Figure 13. Cotman, J. S, (1830-35) Mountain Tarn [Watercolour] Available at: [Accessed on 14/02/2016]

Figure 14. Cotman, J.S, (1832) Study of Sea and Gulls [Watercolour] Available at: [Accessed on 10/02/2016]


Coombs, K. (2012) British Watercolours 1750 – 1950 London: V&A Publishing

Arts Council of Great Britain (1982) John Sell Cotman 1782 – 1842 London: Herbert Press Limited

Lyles, A. and Hamlyn, R (1997) British Watercolours from the Oppé Collection with a Selection of Drawings and Oil Sketches, exhibition catalogue. London: Tate Publishing


Eric Ravilious

Eric Ravilious was an Engilsh painter, designer, book illustrator and engraver. He lived from 22 July 1903 to 2nd September 1942, and for many years after his premature death, he was regarded as a quintissentially English painter, whose work was considered decorative rather than serious.

A student of the Royal College of Art, he was influenced by the tutelage of Paul Nash who was engaged part-time in 1925. Nash started wood engraving in 1919, when the practice was entering a revival, in demand from publishers of books and magazines. Ravilious followed in 1923 and used Nash’s technique of cutting a white line into solid areas of black, but he also incorporated tonal areas using small strokes, as used by German engravers in the sixteenth century. In her book The England of Ravilious, Freda Constable finds a superficial similarity in the work of the two artists, in terms of subjects (downland, empty rooms and complex man-made forms), but she contrasts Nash’s engagement with the mystical with Ravilious’ tendancy to distance himself from his subject and concentrate on portraying a “naturalistic truth” (Constable. 1982).

Ravilious acheived the suggestion of colour in black and white work through his precision and technical control, which embued his abstract designs and small country scenes with energy and sparkle, as seen in the depiction below of a Sussex Church.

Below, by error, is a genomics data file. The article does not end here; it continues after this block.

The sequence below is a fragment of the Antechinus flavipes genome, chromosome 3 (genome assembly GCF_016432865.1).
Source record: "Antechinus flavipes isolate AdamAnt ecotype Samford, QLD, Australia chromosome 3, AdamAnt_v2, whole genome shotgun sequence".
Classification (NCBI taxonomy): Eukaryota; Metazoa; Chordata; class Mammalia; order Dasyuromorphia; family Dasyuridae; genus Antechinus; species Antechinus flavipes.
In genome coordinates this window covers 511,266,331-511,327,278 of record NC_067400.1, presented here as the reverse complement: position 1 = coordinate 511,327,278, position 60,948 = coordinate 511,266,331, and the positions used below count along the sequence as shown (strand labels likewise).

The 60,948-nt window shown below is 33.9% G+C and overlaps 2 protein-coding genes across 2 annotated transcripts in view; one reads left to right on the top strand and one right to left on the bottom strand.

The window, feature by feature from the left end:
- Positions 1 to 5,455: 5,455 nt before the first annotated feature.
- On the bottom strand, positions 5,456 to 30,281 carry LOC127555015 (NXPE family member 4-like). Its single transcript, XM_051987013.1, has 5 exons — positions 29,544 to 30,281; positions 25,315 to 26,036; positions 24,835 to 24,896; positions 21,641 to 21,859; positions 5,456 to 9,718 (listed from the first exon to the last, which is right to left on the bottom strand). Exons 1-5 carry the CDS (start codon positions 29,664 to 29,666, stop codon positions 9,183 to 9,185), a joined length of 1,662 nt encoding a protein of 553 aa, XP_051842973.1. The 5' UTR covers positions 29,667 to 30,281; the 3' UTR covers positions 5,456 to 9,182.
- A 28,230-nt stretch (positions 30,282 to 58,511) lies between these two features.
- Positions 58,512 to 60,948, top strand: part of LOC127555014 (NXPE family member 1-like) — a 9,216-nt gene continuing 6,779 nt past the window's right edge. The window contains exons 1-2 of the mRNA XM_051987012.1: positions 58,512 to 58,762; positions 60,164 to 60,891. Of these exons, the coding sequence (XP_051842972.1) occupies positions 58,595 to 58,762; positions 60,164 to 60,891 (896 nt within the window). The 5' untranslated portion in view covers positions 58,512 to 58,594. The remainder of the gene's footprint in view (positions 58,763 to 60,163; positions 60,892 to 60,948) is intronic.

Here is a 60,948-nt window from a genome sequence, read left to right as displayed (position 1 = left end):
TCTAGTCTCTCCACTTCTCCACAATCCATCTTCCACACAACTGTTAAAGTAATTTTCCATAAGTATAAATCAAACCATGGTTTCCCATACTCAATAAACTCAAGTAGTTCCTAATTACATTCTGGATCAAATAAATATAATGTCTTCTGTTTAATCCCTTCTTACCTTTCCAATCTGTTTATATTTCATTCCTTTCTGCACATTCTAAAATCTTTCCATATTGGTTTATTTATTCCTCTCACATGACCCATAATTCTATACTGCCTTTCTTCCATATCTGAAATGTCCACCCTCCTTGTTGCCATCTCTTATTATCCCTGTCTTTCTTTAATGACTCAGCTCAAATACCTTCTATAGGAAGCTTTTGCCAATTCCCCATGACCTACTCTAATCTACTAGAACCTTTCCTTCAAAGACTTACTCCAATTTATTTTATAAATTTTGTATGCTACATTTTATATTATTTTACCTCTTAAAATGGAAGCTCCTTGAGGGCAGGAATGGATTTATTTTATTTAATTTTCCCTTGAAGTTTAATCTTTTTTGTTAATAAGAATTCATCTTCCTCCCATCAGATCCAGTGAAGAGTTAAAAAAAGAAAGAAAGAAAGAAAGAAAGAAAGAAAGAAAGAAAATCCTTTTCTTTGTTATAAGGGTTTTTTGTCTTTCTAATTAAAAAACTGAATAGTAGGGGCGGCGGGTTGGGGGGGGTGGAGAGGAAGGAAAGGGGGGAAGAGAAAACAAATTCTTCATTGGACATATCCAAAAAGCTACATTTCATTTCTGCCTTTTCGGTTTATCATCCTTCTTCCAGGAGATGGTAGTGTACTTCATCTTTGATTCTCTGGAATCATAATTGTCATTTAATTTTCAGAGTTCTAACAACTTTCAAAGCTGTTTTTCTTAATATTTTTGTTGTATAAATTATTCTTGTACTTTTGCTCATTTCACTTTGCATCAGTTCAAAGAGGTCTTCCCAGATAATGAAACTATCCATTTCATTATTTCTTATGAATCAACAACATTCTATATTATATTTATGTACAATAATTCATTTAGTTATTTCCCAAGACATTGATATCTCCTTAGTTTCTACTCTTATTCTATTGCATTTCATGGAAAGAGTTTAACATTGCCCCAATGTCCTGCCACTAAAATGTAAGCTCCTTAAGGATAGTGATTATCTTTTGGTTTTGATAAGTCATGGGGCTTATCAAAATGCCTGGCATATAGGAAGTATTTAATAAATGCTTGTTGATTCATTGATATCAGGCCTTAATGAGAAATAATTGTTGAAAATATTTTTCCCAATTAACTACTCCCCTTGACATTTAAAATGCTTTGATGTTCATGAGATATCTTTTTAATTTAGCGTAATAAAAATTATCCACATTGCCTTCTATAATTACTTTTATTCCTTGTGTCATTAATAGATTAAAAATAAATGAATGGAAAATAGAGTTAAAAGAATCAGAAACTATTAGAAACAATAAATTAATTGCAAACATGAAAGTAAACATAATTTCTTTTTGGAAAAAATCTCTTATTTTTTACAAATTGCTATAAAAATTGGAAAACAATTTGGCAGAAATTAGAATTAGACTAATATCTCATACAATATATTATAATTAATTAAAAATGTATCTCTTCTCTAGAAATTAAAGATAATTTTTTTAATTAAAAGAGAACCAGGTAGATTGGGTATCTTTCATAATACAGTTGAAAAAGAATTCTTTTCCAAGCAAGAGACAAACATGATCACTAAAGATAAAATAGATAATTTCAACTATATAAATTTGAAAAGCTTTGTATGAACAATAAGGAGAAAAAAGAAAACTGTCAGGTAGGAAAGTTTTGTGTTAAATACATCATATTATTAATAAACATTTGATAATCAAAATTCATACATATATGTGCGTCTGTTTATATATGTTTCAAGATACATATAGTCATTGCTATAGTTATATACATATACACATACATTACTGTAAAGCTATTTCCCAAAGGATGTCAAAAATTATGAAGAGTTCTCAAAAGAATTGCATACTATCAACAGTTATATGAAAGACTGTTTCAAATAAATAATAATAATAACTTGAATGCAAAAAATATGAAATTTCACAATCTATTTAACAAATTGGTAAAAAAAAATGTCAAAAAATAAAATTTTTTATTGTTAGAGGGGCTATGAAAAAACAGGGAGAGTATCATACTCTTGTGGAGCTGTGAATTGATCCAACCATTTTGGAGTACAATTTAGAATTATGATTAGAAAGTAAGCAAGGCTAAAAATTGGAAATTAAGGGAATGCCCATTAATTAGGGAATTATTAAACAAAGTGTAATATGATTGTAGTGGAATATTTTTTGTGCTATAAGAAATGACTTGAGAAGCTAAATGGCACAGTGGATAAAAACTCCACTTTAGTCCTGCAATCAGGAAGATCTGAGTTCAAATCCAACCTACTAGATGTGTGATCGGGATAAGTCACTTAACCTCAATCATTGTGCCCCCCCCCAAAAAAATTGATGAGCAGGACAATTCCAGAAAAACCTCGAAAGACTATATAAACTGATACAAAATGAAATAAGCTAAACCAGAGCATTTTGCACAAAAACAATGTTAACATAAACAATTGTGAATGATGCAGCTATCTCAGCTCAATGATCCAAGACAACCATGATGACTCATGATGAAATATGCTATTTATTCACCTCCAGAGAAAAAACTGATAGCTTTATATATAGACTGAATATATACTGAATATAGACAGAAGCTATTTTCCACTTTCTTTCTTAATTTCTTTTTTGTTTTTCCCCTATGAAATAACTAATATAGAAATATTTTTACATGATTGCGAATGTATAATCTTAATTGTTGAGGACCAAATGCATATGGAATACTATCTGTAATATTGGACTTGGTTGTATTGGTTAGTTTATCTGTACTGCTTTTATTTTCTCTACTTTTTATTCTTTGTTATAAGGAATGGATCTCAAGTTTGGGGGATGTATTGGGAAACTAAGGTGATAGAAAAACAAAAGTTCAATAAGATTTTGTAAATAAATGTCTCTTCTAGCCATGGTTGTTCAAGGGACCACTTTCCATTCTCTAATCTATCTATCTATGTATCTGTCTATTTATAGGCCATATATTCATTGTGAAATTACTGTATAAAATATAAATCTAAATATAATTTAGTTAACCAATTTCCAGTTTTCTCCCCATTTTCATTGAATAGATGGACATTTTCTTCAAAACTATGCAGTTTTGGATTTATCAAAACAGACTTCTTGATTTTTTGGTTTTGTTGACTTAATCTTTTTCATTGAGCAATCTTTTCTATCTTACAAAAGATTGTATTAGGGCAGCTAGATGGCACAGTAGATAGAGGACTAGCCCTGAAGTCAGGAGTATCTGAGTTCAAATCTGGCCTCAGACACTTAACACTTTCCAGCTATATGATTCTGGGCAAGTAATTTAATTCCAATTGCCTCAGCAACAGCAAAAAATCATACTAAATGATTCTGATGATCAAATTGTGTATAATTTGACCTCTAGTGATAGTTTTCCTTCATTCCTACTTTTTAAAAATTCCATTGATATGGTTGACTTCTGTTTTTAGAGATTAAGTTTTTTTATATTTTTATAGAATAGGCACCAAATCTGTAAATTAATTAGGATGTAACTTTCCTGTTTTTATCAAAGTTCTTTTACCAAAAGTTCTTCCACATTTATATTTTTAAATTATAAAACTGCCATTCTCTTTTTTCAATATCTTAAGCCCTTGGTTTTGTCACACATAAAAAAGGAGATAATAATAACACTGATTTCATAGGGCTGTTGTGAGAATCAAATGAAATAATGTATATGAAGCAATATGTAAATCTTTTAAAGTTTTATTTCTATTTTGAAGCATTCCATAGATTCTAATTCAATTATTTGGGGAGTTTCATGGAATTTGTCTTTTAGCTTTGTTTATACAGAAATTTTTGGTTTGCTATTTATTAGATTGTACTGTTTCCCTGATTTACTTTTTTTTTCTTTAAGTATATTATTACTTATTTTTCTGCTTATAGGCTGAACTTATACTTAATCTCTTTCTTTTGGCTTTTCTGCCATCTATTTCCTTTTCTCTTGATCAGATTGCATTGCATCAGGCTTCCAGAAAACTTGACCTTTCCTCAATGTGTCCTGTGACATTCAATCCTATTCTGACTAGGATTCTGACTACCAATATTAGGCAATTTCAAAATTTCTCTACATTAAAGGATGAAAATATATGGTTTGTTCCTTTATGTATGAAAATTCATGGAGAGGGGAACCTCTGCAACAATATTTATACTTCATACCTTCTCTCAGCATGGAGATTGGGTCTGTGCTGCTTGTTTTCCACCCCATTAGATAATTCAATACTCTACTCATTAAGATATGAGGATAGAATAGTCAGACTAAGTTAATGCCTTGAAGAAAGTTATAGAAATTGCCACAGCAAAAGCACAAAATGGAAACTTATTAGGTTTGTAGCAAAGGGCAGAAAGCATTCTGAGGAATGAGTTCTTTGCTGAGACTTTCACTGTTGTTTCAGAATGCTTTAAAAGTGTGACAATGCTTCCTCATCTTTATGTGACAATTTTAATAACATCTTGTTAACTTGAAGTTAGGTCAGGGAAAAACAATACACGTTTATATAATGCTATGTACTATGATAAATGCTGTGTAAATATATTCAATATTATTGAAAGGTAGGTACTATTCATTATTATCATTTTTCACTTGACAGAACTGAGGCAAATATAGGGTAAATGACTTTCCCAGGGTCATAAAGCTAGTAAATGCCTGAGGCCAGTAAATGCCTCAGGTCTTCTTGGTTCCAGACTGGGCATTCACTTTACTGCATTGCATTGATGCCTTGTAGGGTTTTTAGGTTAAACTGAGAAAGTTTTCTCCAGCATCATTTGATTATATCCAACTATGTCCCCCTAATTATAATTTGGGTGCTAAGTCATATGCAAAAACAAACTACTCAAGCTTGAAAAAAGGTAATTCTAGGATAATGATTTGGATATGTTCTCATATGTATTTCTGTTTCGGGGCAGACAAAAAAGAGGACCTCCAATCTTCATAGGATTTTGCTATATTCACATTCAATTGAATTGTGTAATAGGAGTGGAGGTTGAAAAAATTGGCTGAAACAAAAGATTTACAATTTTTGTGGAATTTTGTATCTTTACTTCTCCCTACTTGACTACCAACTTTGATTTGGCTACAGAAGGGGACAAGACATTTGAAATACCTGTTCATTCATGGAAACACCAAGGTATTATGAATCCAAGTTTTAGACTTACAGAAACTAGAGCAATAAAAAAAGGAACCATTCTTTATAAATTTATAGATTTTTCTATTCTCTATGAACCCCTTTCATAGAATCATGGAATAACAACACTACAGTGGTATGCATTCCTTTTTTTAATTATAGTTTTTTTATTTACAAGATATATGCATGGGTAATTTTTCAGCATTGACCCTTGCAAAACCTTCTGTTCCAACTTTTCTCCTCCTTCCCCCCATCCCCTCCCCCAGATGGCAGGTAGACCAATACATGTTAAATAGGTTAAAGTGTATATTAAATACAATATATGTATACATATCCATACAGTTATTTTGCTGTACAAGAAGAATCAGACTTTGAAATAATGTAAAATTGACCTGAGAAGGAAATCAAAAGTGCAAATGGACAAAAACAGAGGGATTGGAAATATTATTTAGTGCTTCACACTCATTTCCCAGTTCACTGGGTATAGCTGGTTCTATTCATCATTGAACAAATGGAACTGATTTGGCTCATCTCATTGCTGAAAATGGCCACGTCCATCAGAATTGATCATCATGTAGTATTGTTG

Untitled (Sussex Church) !925, wood engraving


Fig. 1.Untitled (1925)

Illustration for Almanack 1929

Fig. 2. Almanack. (1929)

Ravilious learned about texture and the portrayal of depth through his engraving work. He transposed the techniques using line, flecks, scratches and dots to his paintings, and was able to retain the reflection of light off the paper by avoiding overpainting. Whatever subject he painted, he was keenly aware of the value of shape and texture. This is seen in Interior at Furlongs (fig. 3) where he uses cross hatching and stippling and a restricted palette. The picture is equally about the landscape outside as it is about the empty room, and the landscape is framed by the window and doorway, which draws the attention of the viewer, as does the red of the curtains and gold frame of the window; the only bright colour in the painting.

Interior at Furlongs

Fig. 3. Interior at Furlongs (1939)

Ravilious became a designer for Wedgewood between 1936 and 1940, when he was appointed a War Artist. His work included designs for commemorative wares, and also incorporated patterns for dinner and tea ware, lemonade sets and nurseryware. Because of War time restrictions on the produce of decorated ware, many of his designs were not put into production in any quantities until the l950’s.

Pottery Mug 1937

Fig. 4a. Wedgewood Coronation Mug


Fig. 4b. Wedgewood Bowl

He was appointed as Official War Artist by Kenneth Clark during World War 2, but his paintings from this period do not portray the brutality or carnage of the war, concentrating rather on the landscapes within which the weaponry is contained, or on sanitized scenes of the weaponary of war (see fig 5 and 6).

Picture 1751
Fig. 5. Runway Perspective (1942)

Gun 1941

Fig. 6. Firing a 9.2 Gun (1941).